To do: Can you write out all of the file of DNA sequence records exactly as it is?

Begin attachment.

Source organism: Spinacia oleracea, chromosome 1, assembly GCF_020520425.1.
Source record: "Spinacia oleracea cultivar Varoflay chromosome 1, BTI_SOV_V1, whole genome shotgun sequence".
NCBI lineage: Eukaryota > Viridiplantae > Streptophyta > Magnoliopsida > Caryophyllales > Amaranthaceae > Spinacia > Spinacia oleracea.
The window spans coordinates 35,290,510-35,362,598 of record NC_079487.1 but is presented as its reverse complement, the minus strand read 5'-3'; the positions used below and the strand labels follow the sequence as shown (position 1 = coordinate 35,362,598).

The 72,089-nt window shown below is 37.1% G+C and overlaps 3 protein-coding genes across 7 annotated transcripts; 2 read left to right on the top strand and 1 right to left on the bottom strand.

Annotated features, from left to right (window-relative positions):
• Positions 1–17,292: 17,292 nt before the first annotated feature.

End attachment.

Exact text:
Source organism: Spinacia oleracea, chromosome 1, assembly GCF_020520425.1.
Source record: "Spinacia oleracea cultivar Varoflay chromosome 1, BTI_SOV_V1, whole genome shotgun sequence".
NCBI lineage: Eukaryota > Viridiplantae > Streptophyta > Magnoliopsida > Caryophyllales > Amaranthaceae > Spinacia > Spinacia oleracea.
The window spans coordinates 35,290,510-35,362,598 of record NC_079487.1 but is presented as its reverse complement, the minus strand read 5'-3'; the positions used below and the strand labels follow the sequence as shown (position 1 = coordinate 35,362,598).

The 72,089-nt window shown below is 37.1% G+C and overlaps 3 protein-coding genes across 7 annotated transcripts; 2 read left to right on the top strand and 1 right to left on the bottom strand.

Annotated features, from left to right (window-relative positions):
• Positions 1–17,292: 17,292 nt before the first annotated feature.